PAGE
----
(by Dennis B. Horne)
are one or two who deliberately inject students with diseased ideas.
The test depends on whether they are teaching about false standards
or theories or philosophies or whether they are advocates of them.
You must discern whether you are being taught about an
ideology or proselyted to it.
— President Boyd K. Packer
Church leaders have had much to say, by way of caution and warning and rebuke, to those Latter-day Saints who defiantly teach evolution as fact and truth instead of as an hypothesis or scientific postulate. The reason is because by teaching evolution as something it isn’t—truth—a professor or instructor can damage the faith of a student who believes in the teachings of the scriptures and the apostles and prophets. Below are statements of counsel these prophets and apostles have given to help students and others navigate the problems that occur when evolution is wrongly taught as fact/truth to faithful, believing Saints. This apostolic counsel applies to students being taught by both atheistic/agnostic professors/teachers, and also by those partially believing professors who foolishly teach macro-evolution as truth at BYU or elsewhere:
President Ezra Taft Benson:
Today, Brigham Young University is the largest private school in the United States. Parents from far and near are looking to Brigham Young University as never before.
Now, whether your child attends this type of school or not, it is important that you stay close to your children, daily review, if possible, what they have learned in school, and go over their textbooks.
President Joseph Fielding Smith has stated that in public schools you cannot get a textbook, anywhere that he knows of, on the "ologies" that doesn't contain nonsense. (Take Heed to Yourselves, 32.)
I know one noble father who reviews with his children regularly what they have been taught; and if they have been taught any falsehoods, then the children and the father together research out the truth. If your children are required to put down on exams the falsehoods that have been taught, then perhaps they can follow President Joseph Fielding Smith's counsel of prefacing their answer with the words "teacher says," or they might say "you taught" or "the textbook states."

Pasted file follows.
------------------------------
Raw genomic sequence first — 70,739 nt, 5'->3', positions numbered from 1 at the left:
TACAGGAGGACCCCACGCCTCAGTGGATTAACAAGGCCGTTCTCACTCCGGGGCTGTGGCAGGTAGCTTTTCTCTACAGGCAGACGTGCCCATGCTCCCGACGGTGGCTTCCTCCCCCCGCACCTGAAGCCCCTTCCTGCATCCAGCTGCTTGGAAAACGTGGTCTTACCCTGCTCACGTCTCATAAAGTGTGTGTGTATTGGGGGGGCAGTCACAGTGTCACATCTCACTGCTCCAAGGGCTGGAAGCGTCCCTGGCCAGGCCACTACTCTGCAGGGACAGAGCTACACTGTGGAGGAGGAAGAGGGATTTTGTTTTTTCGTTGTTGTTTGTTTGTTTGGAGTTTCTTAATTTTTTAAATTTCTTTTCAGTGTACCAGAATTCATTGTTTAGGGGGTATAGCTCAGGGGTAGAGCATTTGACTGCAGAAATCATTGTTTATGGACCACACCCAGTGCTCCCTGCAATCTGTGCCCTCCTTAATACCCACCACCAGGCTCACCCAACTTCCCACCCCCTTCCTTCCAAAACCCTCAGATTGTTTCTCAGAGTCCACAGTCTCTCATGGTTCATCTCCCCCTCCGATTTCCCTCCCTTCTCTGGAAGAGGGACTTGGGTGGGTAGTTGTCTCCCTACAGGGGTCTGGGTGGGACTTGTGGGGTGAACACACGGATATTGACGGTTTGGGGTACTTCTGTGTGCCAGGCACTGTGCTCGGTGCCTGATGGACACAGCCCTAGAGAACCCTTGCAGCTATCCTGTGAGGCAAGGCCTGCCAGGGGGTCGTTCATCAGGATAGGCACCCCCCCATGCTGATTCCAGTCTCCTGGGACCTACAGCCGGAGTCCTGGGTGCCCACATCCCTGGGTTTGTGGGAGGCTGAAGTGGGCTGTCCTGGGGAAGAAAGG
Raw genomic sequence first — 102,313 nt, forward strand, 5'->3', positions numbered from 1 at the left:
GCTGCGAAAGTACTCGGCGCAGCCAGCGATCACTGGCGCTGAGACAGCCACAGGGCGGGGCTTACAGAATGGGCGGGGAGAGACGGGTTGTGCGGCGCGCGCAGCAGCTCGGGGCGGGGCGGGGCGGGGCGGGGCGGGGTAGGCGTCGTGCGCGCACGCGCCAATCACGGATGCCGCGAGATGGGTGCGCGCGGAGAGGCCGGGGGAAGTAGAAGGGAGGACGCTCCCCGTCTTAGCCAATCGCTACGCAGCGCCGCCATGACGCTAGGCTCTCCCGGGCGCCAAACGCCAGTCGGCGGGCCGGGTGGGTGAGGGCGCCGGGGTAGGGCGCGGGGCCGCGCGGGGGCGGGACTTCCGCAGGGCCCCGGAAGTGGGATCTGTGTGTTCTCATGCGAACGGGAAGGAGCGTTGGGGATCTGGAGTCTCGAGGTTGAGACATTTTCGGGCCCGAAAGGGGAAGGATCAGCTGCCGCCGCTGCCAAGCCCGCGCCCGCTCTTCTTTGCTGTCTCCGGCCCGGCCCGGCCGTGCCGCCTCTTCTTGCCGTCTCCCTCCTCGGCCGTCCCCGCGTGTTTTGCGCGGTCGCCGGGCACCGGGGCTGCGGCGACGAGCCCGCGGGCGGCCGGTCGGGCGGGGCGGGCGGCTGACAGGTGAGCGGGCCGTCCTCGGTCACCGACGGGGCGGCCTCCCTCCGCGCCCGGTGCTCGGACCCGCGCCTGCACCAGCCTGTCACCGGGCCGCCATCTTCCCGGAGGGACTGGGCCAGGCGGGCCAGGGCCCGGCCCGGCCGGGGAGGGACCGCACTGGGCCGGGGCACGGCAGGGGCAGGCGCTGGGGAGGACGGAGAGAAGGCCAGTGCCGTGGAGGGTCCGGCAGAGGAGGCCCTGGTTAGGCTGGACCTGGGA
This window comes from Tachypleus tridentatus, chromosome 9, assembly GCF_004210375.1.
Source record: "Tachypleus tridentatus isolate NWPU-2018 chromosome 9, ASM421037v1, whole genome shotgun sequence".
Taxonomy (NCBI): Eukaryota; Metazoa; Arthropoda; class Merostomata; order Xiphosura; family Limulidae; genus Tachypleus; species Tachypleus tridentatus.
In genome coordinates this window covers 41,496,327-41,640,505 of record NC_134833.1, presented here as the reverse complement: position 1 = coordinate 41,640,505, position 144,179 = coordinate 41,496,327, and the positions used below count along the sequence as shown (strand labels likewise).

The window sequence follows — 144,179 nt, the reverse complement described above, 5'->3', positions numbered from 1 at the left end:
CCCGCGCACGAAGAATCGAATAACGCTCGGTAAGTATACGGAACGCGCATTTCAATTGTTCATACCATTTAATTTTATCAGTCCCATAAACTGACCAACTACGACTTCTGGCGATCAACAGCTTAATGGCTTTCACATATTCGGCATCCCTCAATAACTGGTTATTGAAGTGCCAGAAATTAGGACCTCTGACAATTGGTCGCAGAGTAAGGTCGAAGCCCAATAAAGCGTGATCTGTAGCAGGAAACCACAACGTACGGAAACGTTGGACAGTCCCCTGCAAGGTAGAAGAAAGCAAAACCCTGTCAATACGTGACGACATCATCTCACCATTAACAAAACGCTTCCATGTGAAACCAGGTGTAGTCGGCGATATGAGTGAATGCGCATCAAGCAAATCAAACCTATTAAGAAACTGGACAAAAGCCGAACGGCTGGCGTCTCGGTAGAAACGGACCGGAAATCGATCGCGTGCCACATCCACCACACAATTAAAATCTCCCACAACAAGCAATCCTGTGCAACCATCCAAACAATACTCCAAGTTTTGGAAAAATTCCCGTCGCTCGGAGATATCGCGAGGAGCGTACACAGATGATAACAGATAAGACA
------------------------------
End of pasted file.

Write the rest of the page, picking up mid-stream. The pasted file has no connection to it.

If your children are taught untruths on evolution in the public schools or even in our Church schools, provide them with a copy of President Joseph Fielding Smith's excellent rebuttal in his book Man, His Origin and Destiny.
The world worships the learning of man. They trust in the arm of flesh. To them, men's reasoning is greater than God's revelations. The precepts of man have gone so far in subverting our educational system that in many cases a higher degree today, in the so-called social sciences, can be tantamount to a major investment in error. Very few men build firmly enough on the rock of revelation to go through this kind of an indoctrination and come out untainted. Unfortunately, of those who succumb, some use their higher degree to get teaching positions even in our Church educational system, where they spread the falsehoods they have been taught.
As a watchman on the tower, I feel to warn you that one of the chief means of misleading our youth and destroying the family unit is our educational institutions. President Joseph F. Smith referred to false educational ideas as one of the three threatening dangers among our Church members. There is more than one reason why the Church is advising our youth to attend colleges close to their homes where institutes of religion are available. It gives the parents the opportunity to stay close to their children; and if they have become alert and informed as President McKay admonished us last year, these parents can help expose some of the deceptions of men like Sigmund Freud, Charles Darwin, John Dewey, Karl Marx, John Keynes, and others.